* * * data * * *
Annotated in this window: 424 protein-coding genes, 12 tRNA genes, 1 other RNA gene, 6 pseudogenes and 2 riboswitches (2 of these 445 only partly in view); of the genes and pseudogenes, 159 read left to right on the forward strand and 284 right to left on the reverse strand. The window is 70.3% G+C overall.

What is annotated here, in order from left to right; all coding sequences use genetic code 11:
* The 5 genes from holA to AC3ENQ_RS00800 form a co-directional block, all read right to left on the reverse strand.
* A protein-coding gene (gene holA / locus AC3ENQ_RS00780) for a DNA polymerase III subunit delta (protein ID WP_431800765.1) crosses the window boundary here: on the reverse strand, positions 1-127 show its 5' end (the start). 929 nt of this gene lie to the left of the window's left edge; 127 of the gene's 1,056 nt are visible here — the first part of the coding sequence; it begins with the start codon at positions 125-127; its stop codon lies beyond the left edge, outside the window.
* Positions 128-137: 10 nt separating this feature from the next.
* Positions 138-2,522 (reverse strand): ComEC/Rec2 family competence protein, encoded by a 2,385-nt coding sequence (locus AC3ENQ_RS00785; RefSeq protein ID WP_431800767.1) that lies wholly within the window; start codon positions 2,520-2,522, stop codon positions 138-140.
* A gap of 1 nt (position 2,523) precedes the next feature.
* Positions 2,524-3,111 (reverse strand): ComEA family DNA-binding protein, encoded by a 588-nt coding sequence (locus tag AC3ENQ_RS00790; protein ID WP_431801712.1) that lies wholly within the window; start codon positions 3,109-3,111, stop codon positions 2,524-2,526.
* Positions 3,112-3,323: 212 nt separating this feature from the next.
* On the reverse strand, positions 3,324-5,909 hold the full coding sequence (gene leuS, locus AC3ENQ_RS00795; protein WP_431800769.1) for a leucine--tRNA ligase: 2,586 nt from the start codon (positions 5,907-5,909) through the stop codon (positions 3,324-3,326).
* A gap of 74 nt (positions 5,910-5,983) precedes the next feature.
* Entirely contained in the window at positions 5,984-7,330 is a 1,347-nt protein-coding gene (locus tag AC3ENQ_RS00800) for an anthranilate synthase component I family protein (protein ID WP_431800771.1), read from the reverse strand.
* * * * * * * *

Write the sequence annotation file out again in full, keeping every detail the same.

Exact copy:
Annotated in this window: 424 protein-coding genes, 12 tRNA genes, 1 other RNA gene, 6 pseudogenes and 2 riboswitches (2 of these 445 only partly in view); of the genes and pseudogenes, 159 read left to right on the forward strand and 284 right to left on the reverse strand. The window is 70.3% G+C overall.

What is annotated here, in order from left to right; all coding sequences use genetic code 11:
* The 5 genes from holA to AC3ENQ_RS00800 form a co-directional block, all read right to left on the reverse strand.
* A protein-coding gene (gene holA / locus AC3ENQ_RS00780) for a DNA polymerase III subunit delta (protein ID WP_431800765.1) crosses the window boundary here: on the reverse strand, positions 1-127 show its 5' end (the start). 929 nt of this gene lie to the left of the window's left edge; 127 of the gene's 1,056 nt are visible here — the first part of the coding sequence; it begins with the start codon at positions 125-127; its stop codon lies beyond the left edge, outside the window.
* Positions 128-137: 10 nt separating this feature from the next.
* Positions 138-2,522 (reverse strand): ComEC/Rec2 family competence protein, encoded by a 2,385-nt coding sequence (locus AC3ENQ_RS00785; RefSeq protein ID WP_431800767.1) that lies wholly within the window; start codon positions 2,520-2,522, stop codon positions 138-140.
* A gap of 1 nt (position 2,523) precedes the next feature.
* Positions 2,524-3,111 (reverse strand): ComEA family DNA-binding protein, encoded by a 588-nt coding sequence (locus tag AC3ENQ_RS00790; protein ID WP_431801712.1) that lies wholly within the window; start codon positions 3,109-3,111, stop codon positions 2,524-2,526.
* Positions 3,112-3,323: 212 nt separating this feature from the next.
* On the reverse strand, positions 3,324-5,909 hold the full coding sequence (gene leuS, locus AC3ENQ_RS00795; protein WP_431800769.1) for a leucine--tRNA ligase: 2,586 nt from the start codon (positions 5,907-5,909) through the stop codon (positions 3,324-3,326).
* A gap of 74 nt (positions 5,910-5,983) precedes the next feature.
* Entirely contained in the window at positions 5,984-7,330 is a 1,347-nt protein-coding gene (locus tag AC3ENQ_RS00800) for an anthranilate synthase component I family protein (protein ID WP_431800771.1), read from the reverse strand.